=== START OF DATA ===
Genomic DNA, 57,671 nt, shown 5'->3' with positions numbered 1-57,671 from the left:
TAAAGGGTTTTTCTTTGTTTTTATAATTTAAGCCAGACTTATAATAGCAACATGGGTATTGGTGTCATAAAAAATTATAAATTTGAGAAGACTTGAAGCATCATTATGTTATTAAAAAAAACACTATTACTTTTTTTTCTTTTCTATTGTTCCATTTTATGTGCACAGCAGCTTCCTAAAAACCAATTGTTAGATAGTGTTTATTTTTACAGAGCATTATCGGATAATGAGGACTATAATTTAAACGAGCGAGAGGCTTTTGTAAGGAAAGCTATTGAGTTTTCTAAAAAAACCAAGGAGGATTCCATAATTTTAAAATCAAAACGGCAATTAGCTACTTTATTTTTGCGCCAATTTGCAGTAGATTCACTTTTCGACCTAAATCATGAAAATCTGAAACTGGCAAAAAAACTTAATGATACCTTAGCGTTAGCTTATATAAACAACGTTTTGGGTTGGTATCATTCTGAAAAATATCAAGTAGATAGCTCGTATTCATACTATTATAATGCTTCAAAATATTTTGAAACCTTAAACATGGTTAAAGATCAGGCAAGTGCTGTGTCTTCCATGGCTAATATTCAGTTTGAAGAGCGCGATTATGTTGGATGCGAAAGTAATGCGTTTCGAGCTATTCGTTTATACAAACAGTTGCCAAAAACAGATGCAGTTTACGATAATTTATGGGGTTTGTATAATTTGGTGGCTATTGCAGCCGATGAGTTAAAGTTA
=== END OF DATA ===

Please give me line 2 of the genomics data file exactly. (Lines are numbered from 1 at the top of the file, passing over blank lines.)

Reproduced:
TAAAGGGTTTTTCTTTGTTTTTATAATTTAAGCCAGACTTATAATAGCAACATGGGTATTGGTGTCATAAAAAATTATAAATTTGAGAAGACTTGAAGCATCATTATGTTATTAAAAAAAACACTATTACTTTTTTTTCTTTTCTATTGTTCCATTTTATGTGCACAGCAGCTTCCTAAAAACCAATTGTTAGATAGTGTTTATTTTTACAGAGCATTATCGGATAATGAGGACTATAATTTAAACGAGCGAGAGGCTTTTGTAAGGAAAGCTATTGAGTTTTCTAAAAAAACCAAGGAGGATTCCATAATTTTAAAATCAAAACGGCAATTAGCTACTTTATTTTTGCGCCAATTTGCAGTAGATTCACTTTTCGACCTAAATCATGAAAATCTGAAACTGGCAAAAAAACTTAATGATACCTTAGCGTTAGCTTATATAAACAACGTTTTGGGTTGGTATCATTCTGAAAAATATCAAGTAGATAGCTCGTATTCATACTATTATAATGCTTCAAAATATTTTGAAACCTTAAACATGGTTAAAGATCAGGCAAGTGCTGTGTCTTCCATGGCTAATATTCAGTTTGAAGAGCGCGATTATGTTGGATGCGAAAGTAATGCGTTTCGAGCTATTCGTTTATACAAACAGTTGCCAAAAACAGATGCAGTTTACGATAATTTATGGGGTTTGTATAATTTGGTGGCTATTGCAGCCGATGAGTTAAAGTTA